Nunatsiaq Online
NEWS: Iqaluit June 27, 2016 - 7:00 am

Heavy metal plunder: Nunavut capital to rid dump of scrap piles

Temporary scrap yard, and site of recent fire, should be emptied this summer

STEVE DUCHARME
Now you see it... soon you won't. Iqaluit's temporary scrap metal holding site, the scene of a recent dump fire, could be emptied out by the end of this summer by Kudlik Construction Ltd., if all goes as planned. (PHOTO BY STEVE DUCHARME)
Now you see it... soon you won't. Iqaluit's temporary scrap metal holding site, the scene of a recent dump fire, could be emptied out by the end of this summer by Kudlik Construction Ltd., if all goes as planned. (PHOTO BY STEVE DUCHARME)

Hundreds, if not thousands, of tonnes of scrap metal will make its way south this summer, and out of Iqaluit’s overflowing landfill, thanks to a contract recently awarded by the city to dispose of its excess garbage.

Deputy mayor Romeyn Stevenson confirmed to Nunatsiaq News June 24 that approximately 29,000 cubic metres of metal waste will be removed from the city’s landfill.

All 167 vehicles now in the city’s car yard will also be removed, as well as all of the city’s collection of used tires.

The contract marks the only removal of scrap from the city’s landfill in almost six years.

Kudlik Construction Ltd., which was awarded the contract, has two sealift seasons to remove the debris, but Stevenson says the city’s goal is to have everything gone in 2016.

“They’re allowed to take it out in two seasons, but we’re hoping they’re going to take it all in this season,” he said.

“They’re certainly going to take enough that everything will be off that temporary site this summer.”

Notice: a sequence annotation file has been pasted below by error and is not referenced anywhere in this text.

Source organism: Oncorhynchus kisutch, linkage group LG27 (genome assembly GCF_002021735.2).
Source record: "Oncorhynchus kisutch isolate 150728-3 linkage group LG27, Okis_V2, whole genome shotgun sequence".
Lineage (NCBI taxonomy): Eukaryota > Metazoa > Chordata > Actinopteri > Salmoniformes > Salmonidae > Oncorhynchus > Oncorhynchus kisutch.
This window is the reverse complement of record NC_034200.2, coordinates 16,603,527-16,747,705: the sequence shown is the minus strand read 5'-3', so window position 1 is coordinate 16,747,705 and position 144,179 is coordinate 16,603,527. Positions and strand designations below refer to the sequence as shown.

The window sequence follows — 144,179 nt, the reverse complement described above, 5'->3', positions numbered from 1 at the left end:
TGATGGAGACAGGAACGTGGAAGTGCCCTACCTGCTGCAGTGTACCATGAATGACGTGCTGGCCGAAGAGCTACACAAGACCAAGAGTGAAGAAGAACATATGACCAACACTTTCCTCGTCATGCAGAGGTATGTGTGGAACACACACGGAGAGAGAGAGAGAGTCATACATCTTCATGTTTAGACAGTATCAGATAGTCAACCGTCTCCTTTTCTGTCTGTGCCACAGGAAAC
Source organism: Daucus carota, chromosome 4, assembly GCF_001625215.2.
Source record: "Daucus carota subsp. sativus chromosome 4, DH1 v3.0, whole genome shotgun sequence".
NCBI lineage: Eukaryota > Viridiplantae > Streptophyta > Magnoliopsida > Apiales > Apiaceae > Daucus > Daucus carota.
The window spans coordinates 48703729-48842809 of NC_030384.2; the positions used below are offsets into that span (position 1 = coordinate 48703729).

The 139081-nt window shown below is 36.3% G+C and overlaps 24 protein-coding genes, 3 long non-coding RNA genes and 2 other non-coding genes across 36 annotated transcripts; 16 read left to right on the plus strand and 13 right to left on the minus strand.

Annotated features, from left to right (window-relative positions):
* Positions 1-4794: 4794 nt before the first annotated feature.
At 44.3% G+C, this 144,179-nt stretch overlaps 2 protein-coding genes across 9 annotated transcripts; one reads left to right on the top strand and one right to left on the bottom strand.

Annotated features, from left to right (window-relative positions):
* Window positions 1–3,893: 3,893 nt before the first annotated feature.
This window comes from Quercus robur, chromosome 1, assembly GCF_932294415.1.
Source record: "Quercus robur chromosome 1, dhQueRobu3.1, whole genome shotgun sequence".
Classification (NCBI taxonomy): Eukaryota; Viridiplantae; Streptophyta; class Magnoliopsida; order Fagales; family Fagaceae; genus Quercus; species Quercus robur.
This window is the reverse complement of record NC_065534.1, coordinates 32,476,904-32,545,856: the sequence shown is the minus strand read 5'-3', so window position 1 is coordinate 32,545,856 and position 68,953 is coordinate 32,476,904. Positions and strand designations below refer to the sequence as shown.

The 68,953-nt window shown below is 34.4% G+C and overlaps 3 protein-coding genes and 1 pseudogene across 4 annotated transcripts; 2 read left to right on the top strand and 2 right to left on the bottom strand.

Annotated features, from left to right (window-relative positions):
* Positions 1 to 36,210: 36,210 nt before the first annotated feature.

That temporary site was the location of the city’s most recent dump fire on June 20 — igniting fears among Iqalungmiut of a repeat of 2014’s four-month “dumpcano” ordeal.

Stevenson said the city hopes the removal of the scrap metal will signal the end of the temporary site’s usage this September.

“That’s the current hope, that we will free up so much space we won’t need it at all,” he said.

And the removal of the waste buys city administrators extra time to transition safely to it’s new landfill site.

“Getting the steel off of the site will allow us to have enough space to continue the landfill for the next two years on that [current] site, which is basically the estimate for how long we’ll be there before that site will need to be closed and a new site will need to be opened,” he said.

In the meantime, city landfill staff will have enough yardage to properly control its stockpile of burnable debris — thereby limiting the chances of another dump fire.

“The Department of Public Works feels like if we can get ahead of the pile, we could burn what we get on a regular basis,” Stevenson said on the city’s scrap wood collection.

The contract awarded to Kudlik Ltd. will be paid entirely through federal gas tax funding, saving the city from having to find cash in an already tight budget.

“This one [qualifies for the gas tax funding] because it involved the decommissioning of that landfill,” Stevenson said.

As part of the contract, Kudlik gets to keep any revenue from the sale of the scrap in the South.

The fire marshal is still investigating the cause of the June 20 dump fire, but Stevenson believes closing the temporary site will decrease the chance of a similar fire taking place again.

“Part of the problem was that the temporary site was often unsupervised and it didn’t have a proper fence around it to keep people out so there was a lot of stuff going on there that shouldn’t have gone on there,” he said.

“Having it all back in the landfill doesn’t eliminate that possibility… but it will lessen the potential danger.”

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